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Annual Report / AGM Notice Period Requirements

Annual Report

I confirm that, under section 315 of the Corporations Act public companies, including listed companies, and large proprietary companies*, must “report to” members/ shareholders – ie, despatch the Annual Report – no later than 21 days prior to the Annual General Meeting or within 4 months of the annual balance date/financial year end at the latest (even if that is more than 21 days before the AGM date).

A small proprietary company only needs to prepare an Annual Report if the company is directed to by shareholders pursuant to the provisions of sec.293 – which requires despatch within 4 months of financial year end or as otherwise allowed under the Act.

By the way, some observers actually suggest that “report to” means the Annual Report must be ‘in the hands of’ shareholders within that timeframe, which would mean despatching sufficient days prior to ensure they ‘report’ in time.

Sec.314 specifies that the ‘Annual Report’ for a financial year comprises:

financial report – under sec.295: the financial statements, notes thereto and directors’ declaration, as per the Accounting Standards (sec.334)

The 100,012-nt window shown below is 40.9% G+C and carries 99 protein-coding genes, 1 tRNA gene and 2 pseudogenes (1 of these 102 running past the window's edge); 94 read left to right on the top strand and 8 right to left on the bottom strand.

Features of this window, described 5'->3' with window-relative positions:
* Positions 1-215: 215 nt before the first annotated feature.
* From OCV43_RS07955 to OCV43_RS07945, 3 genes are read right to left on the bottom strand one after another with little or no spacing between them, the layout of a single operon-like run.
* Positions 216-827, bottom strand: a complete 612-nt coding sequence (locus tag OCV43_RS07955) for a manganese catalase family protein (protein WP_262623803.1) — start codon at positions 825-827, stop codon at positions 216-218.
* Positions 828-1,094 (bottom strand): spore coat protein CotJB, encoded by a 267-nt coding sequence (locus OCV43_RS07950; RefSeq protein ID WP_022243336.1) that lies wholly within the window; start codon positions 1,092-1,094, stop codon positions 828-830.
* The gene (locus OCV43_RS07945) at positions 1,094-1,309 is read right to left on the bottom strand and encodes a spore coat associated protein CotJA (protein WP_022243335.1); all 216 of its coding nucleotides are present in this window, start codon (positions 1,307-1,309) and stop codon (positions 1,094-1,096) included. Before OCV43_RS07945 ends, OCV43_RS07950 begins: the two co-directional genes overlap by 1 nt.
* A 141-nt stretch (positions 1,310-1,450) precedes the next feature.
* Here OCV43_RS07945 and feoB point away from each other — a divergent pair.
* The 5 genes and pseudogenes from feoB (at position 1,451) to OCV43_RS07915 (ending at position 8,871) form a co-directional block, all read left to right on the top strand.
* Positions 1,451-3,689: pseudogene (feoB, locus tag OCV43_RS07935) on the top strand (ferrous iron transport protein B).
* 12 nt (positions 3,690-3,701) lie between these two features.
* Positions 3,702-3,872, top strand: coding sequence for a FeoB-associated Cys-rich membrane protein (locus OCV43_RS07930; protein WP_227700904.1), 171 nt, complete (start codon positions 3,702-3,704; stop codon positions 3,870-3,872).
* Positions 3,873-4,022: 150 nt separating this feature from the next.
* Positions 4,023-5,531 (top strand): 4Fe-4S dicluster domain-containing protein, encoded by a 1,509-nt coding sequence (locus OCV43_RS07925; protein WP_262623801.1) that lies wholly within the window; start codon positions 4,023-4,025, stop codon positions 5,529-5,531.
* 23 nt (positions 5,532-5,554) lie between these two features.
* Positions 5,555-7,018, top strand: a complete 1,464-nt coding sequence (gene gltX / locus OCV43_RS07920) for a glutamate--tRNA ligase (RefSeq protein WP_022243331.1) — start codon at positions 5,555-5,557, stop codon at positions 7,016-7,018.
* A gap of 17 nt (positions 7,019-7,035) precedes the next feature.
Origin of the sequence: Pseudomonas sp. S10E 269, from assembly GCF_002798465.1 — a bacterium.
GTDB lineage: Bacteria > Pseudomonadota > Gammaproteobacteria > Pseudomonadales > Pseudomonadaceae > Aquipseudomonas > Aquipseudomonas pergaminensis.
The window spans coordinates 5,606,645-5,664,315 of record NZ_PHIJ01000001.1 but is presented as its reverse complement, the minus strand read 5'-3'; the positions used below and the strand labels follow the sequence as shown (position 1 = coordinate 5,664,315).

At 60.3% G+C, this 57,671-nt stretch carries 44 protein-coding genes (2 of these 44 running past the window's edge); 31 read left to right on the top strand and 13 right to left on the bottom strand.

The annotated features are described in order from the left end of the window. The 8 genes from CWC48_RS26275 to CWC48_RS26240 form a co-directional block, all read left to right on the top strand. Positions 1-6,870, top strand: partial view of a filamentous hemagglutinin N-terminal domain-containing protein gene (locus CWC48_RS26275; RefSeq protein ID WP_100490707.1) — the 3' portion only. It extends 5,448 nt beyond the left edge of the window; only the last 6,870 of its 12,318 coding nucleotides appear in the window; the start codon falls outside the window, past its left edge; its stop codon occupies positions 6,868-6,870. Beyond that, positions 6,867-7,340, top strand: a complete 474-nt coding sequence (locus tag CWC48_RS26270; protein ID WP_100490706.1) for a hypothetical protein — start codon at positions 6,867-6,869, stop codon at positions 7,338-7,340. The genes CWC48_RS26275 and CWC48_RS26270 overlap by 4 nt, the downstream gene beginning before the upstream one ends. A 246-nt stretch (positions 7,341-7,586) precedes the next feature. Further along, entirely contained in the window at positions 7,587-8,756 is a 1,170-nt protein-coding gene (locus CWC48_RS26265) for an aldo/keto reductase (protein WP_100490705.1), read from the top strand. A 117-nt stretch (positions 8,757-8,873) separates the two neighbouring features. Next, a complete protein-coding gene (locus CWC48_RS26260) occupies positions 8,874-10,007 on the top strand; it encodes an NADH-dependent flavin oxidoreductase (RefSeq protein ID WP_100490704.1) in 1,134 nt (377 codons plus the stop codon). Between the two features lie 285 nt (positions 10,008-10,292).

directors’ report – under sec.298, to include information set out in sec. 299, 299A, 300, 300A & 307C

auditor’s report – under sec.308.

Annual General Meeting

All public companies must hold an AGM within 5 months after the end of their financial year – sec.250N – unless, under sec.250P, an extension of time is applied for and granted.

Proprietary companies may also need to hold an AGM if required under their constitution.

Sec.249H requires companies to give at least 21 days’ notice of an AGM (and any general meeting, in fact).

However, under sec.249HA, a stock exchange listed company must give at least 28 days’ notice of an AGM (or other general meeting).

The 28 days (and 21 days for other companies) must be ‘clear days’ and the day of the meeting or the day of despatch of the meeting notice cannot be counted, plus under the company’s constitution (and, generally speaking, common law) the notice is deemed served the day after it is posted (some constitutions in fact say 2 or 3 days after). So that is why the policy is to allow 31 days from notice date/mailing day to AGM day, because it is really impossible to have any less days and meet the requirements of the Act.

So, there may well be a situation where the AGM notice must be despatched even if the Annual Report is not ready to be mailed out – although that of course will incur extra mailing/postage costs and is not recommend it unless you have no option (it happens!).

  • a large proprietary company is one which satisfies at least 2 of the following criteria:
  • revenue of $25m
  • assets of $12.5m
  • 50 employees

*Originally written by Company Secretary, an Australian virtual company secretary service.

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